|On the box office wall. Stephen Colbert would be so proud of me turning a night vegging on the couch watching "Cold Case" into the beginning of a creative journey. ;-)|
The acting program at The Second City Training Center at that time consisted of 3 levels (I believe they've since added on 1 or 2 more). In a nutshell, in the first level you worked on a monologue, in the second you got a partner and worked on a scene, and in the third you worked on scenes and monologues from a specific, more challenging playwright (in the case of my group, we worked on Tennessee Williams). All 3 levels were taught by Michael Pieper, a theater director from San Diego (by way of Nebraska) who created the acting program at The Second City. He'd probably be embarrassed for me to say it here, but I came to regard Michael as something of an angel. Though a big man with a fullback's physique, he was nothing like the scary and demanding "Master Thespian" type teacher I expected. He was never pretentious, never insulting or unfair. He had no interest in making a student feel inferior or unable or as if he or she had no right to be in his class. Michael taught us acting based on the Method technique, pioneered by Stanislavsky and later Lee Strasberg. We rarely did anything improvisational in class. We worked with scripts, we learned beat work, we memorized lines, we rehearsed, we learned how to audition. That isn't to say we never experimented--Michael in fact encouraged this. I remember one class in the first level where we all practiced our monologues over and over, out loud and at the same time, using different accents, different emotions, different postures and positions, no matter how seemingly inappropriate some of these accents or emotions or movements might be to the scene. The idea was that you never knew what such experimentation and play and creative open-mindedness would trigger in your interpretation of a character and scene, what complexities and nuances might develop. Don't worry about making a fool or failure out of yourself, Michael would tell us. Just play. Use your body. Get out of your head. Live in the moment.
|Ordinary Chicago setting, a few blocks from The Second City.|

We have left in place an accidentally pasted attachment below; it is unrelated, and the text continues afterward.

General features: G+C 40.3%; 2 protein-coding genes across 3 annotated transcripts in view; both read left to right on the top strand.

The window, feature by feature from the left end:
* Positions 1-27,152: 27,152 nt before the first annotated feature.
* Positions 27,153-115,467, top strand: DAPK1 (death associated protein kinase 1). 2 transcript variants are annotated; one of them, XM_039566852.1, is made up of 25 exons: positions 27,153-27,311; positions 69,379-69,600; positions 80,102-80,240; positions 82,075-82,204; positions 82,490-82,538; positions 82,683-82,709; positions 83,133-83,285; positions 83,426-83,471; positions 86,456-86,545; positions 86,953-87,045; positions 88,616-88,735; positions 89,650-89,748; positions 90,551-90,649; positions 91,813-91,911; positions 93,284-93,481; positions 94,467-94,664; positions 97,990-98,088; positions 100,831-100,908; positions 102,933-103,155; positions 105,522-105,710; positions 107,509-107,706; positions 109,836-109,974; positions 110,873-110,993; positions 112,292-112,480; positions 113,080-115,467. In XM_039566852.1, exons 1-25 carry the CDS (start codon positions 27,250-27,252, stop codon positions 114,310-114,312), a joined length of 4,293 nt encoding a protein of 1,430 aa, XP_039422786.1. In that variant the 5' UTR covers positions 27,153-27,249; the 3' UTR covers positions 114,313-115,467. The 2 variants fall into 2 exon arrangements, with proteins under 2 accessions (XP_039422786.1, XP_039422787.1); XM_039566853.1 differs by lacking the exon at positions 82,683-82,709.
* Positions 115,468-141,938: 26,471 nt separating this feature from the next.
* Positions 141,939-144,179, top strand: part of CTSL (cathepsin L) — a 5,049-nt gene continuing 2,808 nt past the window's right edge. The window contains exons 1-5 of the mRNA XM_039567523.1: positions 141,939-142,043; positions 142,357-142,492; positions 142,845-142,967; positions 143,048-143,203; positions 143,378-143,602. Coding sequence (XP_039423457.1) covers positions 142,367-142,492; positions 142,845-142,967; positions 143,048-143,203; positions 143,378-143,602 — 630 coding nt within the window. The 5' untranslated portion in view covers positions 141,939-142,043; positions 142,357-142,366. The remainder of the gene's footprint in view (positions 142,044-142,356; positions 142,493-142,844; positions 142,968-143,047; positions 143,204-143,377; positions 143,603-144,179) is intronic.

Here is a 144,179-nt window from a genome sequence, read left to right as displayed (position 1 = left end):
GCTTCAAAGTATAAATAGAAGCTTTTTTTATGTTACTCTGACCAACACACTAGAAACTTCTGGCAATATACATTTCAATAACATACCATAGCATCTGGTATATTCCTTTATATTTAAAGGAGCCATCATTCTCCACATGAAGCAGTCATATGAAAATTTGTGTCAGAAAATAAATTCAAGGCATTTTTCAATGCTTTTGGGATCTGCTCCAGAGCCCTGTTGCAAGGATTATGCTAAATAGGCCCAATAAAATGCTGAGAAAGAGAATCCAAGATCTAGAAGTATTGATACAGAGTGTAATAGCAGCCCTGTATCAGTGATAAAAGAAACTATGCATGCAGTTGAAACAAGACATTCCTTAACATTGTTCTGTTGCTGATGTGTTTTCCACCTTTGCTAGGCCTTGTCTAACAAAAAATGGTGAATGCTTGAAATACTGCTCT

|Our city in a garden. Under the el tracks in Old Town.|
He wasn't joking. He did push me, and everyone in the second level class. This was the level where you had to start trusting your classmates and scene partner (and really, the audience) by opening up with your emotions. This meant exercises like getting onstage and sharing memories of highly emotional experiences in your past with the entire class. It was scary as hell, but an essential part of moving forward with your creative (and I'd say personal) development. And it created a bond with your classmates that made performing (and for me, coming to class) easier and more natural.
Another thing about our second level classes was that they were held in the Mainstage theater. So every week we rehearsed onstage alongside the spirits of crazy John Belushi and young Stephen Colbert and in between the tables and chairs in the audience section. Looking back, I wish I'd thought to take some pictures during class, even once. But I was always so nervous before every class, it never occurred to me how fortunate and cool this experience was and that I might take a picture or something for memories' sake.
|Piper's Alley marquee advertising Second City productions. Piper's Alley houses The Second City.|
|Serious face on the facade of Second City's entrance. German novelist Fritz Reuter or Parks and Rec cast member Nick Offerman. You be the judge.|
Michael told us from the very first class to not be afraid of failure. Failure is just a part of life. It shouldn't stop you from taking risks. If anything, it should free you. If there's a chance you might fail, then you might as well go for it. Michael would say, "If you're gonna fail, at least fail big." And funny enough, Margaret Hicks, the tour guide of The Second City's walking tour, left us with a similar philosophy. The greatest thing about both The Second City and Chicago, she told us at the end of the tour, is that you can fail here. In New York everyone is looking to get ahead. In L.A. everyone is looking for the agent or producer in the audience who might hand them a great career. In Chicago? "In Chicago, no one is watching you," said Margaret. In other words, get over yourself. We're the Second City, the Third Coast, The City That Works...which means we're the city that gets on with it and keeps trying. In Chicago, life, success, failure, all of it is much like improv. Improv differs from other kinds of theater and from stand-up comedy in that it's unscripted. This means that if you're an improv performer and you have a bad night on the stage, you can at least just let it go and not worry about it again--it's gone. But it also means that if you have a great night onstage, you have to let it go and can't relive it again--it's gone. The glory is in the moment and in the risk. "If you fail, fail again and fail better," Margaret tells us at the end of the tour. The beauty is that you can fail here--in the Second City and at The Second City--Chicago won't hold it against you.
Improv was born in this town for a reason. Chicago says, 'We're all improvising, we're all working off script. We're all making it up as we go along. Win or lose, pass or fail, hit or miss, just embrace it. Live in the moment. Enjoy it." That's your Second City, baby--second to none.
|Mozart looks out from the facade of The Second City theater. The genius liked a good laugh.|
|Can't stop, won't stop. Seen on a Chicago street corner.|